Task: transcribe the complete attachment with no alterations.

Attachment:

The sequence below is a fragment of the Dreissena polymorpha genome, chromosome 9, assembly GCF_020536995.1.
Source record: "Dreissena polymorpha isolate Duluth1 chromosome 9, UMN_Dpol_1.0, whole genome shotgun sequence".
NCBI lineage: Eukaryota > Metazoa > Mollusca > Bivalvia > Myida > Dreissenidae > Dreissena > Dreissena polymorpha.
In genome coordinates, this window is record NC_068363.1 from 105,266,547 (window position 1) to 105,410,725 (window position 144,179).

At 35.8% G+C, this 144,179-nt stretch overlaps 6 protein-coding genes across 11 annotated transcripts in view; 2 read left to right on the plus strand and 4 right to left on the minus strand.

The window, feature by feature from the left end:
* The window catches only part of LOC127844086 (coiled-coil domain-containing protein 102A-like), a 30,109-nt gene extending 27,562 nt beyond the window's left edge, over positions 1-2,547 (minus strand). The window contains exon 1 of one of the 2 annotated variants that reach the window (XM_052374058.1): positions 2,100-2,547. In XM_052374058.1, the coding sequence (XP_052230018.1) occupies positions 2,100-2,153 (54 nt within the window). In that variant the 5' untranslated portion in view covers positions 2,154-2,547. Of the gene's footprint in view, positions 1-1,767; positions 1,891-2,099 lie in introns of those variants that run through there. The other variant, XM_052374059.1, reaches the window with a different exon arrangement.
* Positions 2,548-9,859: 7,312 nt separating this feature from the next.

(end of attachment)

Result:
The sequence below is a fragment of the Dreissena polymorpha genome, chromosome 9, assembly GCF_020536995.1.
Source record: "Dreissena polymorpha isolate Duluth1 chromosome 9, UMN_Dpol_1.0, whole genome shotgun sequence".
NCBI lineage: Eukaryota > Metazoa > Mollusca > Bivalvia > Myida > Dreissenidae > Dreissena > Dreissena polymorpha.
In genome coordinates, this window is record NC_068363.1 from 105,266,547 (window position 1) to 105,410,725 (window position 144,179).

At 35.8% G+C, this 144,179-nt stretch overlaps 6 protein-coding genes across 11 annotated transcripts in view; 2 read left to right on the plus strand and 4 right to left on the minus strand.

The window, feature by feature from the left end:
* The window catches only part of LOC127844086 (coiled-coil domain-containing protein 102A-like), a 30,109-nt gene extending 27,562 nt beyond the window's left edge, over positions 1-2,547 (minus strand). The window contains exon 1 of one of the 2 annotated variants that reach the window (XM_052374058.1): positions 2,100-2,547. In XM_052374058.1, the coding sequence (XP_052230018.1) occupies positions 2,100-2,153 (54 nt within the window). In that variant the 5' untranslated portion in view covers positions 2,154-2,547. Of the gene's footprint in view, positions 1-1,767; positions 1,891-2,099 lie in introns of those variants that run through there. The other variant, XM_052374059.1, reaches the window with a different exon arrangement.
* Positions 2,548-9,859: 7,312 nt separating this feature from the next.